Chess club thrives virtually

Photo by Josef Kay

Chess club members play virtually using the online platform

Jared Schreiber, Reporter

Logging onto Zoom with the online platform open on his computer, sophomore and founder of the chess club Josef Kay prepared for a meeting he did not imagine having prior to the coronavirus pandemic. Although Kay had played virtual chess before, it never crossed his mind that the entire club would have to operate virtually. 

A couple of weeks into the shutdown last spring as a result of the pandemic, Kay sent out an email to gauge whether students were interested in continuing the chess club in a virtual format. As it turned out, attendance at the first meeting was similar to that of pre-pandemic sessions. In Kay’s mind, there are several benefits to the chess club being online, including longer and more convenient sessions.  

“Many weeks we go from 8 to 10 p.m. … so we are definitely having longer sessions,” Kay said. “Also, we’ve had some random meetings anytime during the week. … This definitely is [a positive of the virtual format], people don’t have to meet with teachers at 9 p.m. on a Sunday, while many of them do during lunch or CT on a Monday.”

Additionally, as a result of the virtual format, the chess club can do certain activities that would have been difficult or inconvenient to do in-person. 

“Sometimes we split into breakout rooms and we play as teams and alternate moves,” sophomore Oliver Strent said. “…[it would be possible in-person] but it would be harder because breakout rooms completely disallow the other team from hearing you, so [in-person] you would kind of have to step away and not be at the board.”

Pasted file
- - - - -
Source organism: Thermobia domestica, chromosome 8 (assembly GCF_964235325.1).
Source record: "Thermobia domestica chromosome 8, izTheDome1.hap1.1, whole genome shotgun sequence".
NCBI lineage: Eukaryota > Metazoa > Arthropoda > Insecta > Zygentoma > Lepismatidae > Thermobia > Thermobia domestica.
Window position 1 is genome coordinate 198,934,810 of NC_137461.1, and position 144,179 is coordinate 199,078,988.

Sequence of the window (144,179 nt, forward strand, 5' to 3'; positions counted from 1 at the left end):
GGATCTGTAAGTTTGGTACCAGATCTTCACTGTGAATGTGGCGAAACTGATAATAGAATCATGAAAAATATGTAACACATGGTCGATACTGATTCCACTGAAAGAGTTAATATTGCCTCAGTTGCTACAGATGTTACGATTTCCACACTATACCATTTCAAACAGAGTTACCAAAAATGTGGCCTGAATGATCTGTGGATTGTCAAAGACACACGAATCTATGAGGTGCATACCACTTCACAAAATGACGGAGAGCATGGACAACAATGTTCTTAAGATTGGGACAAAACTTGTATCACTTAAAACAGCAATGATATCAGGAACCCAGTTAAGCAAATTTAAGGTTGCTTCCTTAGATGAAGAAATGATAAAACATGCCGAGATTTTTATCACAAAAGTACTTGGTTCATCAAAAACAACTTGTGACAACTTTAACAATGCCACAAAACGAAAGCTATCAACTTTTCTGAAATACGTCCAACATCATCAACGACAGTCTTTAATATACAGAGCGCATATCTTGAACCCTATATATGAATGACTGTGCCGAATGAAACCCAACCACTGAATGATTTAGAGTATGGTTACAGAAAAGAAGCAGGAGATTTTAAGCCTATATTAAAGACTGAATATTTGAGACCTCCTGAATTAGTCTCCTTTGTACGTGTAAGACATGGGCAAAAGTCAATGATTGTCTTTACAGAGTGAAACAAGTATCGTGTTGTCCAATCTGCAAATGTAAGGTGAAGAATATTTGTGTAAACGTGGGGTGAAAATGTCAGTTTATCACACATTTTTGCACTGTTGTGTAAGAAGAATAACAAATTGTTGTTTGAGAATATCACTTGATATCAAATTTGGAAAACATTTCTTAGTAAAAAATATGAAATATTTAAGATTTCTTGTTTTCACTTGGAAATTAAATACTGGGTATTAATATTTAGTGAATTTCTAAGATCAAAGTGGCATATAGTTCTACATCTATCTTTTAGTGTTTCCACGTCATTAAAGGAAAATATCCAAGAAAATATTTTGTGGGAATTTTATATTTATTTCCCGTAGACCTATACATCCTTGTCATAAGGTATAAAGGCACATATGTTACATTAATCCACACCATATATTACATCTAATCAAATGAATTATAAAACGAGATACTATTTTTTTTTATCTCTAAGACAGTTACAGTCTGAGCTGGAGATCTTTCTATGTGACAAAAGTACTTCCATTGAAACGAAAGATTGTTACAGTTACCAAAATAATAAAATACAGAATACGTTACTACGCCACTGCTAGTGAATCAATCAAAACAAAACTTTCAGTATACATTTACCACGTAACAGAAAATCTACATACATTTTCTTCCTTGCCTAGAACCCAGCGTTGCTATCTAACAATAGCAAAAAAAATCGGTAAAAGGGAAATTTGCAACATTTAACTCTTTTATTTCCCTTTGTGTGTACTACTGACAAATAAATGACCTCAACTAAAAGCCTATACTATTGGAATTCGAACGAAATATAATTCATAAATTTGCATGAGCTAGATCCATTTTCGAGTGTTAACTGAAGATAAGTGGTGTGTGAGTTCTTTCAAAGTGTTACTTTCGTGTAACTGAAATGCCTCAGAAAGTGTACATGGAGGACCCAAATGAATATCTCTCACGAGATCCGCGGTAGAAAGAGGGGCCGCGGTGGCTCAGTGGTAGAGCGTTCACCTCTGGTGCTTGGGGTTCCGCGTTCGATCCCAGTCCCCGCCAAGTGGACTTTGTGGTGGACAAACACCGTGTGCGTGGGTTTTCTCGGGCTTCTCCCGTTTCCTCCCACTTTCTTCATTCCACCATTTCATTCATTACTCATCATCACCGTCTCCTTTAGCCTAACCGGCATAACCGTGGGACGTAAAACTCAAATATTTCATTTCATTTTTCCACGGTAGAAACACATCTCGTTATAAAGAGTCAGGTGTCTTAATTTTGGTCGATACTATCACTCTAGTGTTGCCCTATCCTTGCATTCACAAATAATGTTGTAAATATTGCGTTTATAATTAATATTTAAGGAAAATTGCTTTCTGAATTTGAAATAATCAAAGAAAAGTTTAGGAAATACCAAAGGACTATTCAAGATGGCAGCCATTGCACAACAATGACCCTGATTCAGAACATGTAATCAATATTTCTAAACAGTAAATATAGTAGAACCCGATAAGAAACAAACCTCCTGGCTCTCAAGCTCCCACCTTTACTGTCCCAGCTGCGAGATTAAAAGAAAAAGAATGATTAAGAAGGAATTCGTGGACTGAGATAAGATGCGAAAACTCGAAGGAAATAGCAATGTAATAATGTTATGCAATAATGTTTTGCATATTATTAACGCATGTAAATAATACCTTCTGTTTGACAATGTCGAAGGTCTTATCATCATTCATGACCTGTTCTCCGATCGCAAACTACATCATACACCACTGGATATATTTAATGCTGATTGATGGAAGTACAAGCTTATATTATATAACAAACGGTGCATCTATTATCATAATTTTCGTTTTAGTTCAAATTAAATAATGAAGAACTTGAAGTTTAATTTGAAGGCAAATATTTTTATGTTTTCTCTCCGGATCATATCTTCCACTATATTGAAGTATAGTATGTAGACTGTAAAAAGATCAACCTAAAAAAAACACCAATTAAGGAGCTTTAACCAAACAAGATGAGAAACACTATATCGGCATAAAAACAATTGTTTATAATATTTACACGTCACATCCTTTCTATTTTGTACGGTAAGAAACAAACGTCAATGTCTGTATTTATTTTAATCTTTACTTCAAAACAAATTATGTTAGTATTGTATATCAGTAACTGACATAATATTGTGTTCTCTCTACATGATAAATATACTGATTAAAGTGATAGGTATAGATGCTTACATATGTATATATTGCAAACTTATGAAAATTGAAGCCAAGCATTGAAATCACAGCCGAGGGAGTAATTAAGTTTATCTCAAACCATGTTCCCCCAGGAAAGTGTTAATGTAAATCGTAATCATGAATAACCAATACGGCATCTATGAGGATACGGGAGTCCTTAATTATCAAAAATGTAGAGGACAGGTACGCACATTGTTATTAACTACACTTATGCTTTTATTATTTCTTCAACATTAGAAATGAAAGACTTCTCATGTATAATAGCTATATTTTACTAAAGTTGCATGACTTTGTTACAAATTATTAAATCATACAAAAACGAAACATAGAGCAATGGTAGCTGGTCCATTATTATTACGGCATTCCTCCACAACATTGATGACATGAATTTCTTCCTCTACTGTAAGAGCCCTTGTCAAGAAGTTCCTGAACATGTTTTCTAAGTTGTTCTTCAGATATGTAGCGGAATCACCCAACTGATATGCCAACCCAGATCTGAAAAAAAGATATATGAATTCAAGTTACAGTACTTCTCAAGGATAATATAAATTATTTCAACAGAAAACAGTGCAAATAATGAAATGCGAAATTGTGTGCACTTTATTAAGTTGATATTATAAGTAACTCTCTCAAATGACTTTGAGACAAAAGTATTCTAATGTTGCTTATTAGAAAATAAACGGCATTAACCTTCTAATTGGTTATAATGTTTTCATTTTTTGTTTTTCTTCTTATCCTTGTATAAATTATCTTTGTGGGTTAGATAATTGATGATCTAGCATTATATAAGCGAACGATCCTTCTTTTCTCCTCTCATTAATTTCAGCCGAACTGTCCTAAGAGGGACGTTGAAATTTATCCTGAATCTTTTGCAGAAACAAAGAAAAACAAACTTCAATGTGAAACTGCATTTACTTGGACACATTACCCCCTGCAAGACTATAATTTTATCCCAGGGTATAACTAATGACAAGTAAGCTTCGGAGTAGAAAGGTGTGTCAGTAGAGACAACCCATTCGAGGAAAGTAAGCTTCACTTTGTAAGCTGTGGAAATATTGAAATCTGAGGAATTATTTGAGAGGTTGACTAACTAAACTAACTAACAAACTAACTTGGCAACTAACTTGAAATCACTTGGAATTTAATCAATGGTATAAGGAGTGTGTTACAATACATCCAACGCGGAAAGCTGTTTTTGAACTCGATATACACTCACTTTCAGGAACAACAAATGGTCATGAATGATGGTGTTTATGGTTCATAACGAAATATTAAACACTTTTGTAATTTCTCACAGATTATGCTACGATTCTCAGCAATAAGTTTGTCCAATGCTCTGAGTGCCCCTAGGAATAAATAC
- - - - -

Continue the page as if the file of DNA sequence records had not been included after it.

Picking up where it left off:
However, many believe that there are also downsides to the chess club being virtual. Adviser Aaron Thual noted that not being in the same room as your opponent creates a different environment.

“It’s definitely a different experience not being across from the actual person you’re playing. There’s something impersonal about it,” Thual said. 

Strent noted that as a result of the chess games taking place via, every game counts towards a player’s rating, which he understands can be stressful for some.

“Rating represents your skill level, and sometimes it can be kind of intimidating playing someone whether they’re in chess club or not who has a much higher rating,” Strent said. “… I  really don’t mind the ratings, I actually kind of like … that my skill level gets to be represented by a number.”  

Some of these potential issues have been addressed to an extent as the club started meeting up a couple months ago at Wall Park in North Bethesda. During these Sunday meetings, students meet up for a socially distanced in-person gathering in addition to their weekly virtual meetings.  

“We’re still communicating and we’re all friends. It would be awkward if it was a forced thing. Sometimes it’s awkward at school how we have [to wear] masks. It’s not like that because we all want to be there,” Strent said.

Considering there are benefits and drawbacks to the virtual and in-person formats, Kay imagines that the future of the club will remain as a hybrid format. The virtual component will enable the club to continue over breaks and make it easier for interscholastic tournaments to be played.

“I am hopeful that in the future over winter break or over summer break … I can host an online chess club,” Kay said. “… I do hope to do tournaments with other schools, and if online is the best way to do it because of scheduling and it’s difficult to get all the clubs into one school building, if online tournaments with other schools is the best way to go, I am happy to do that.”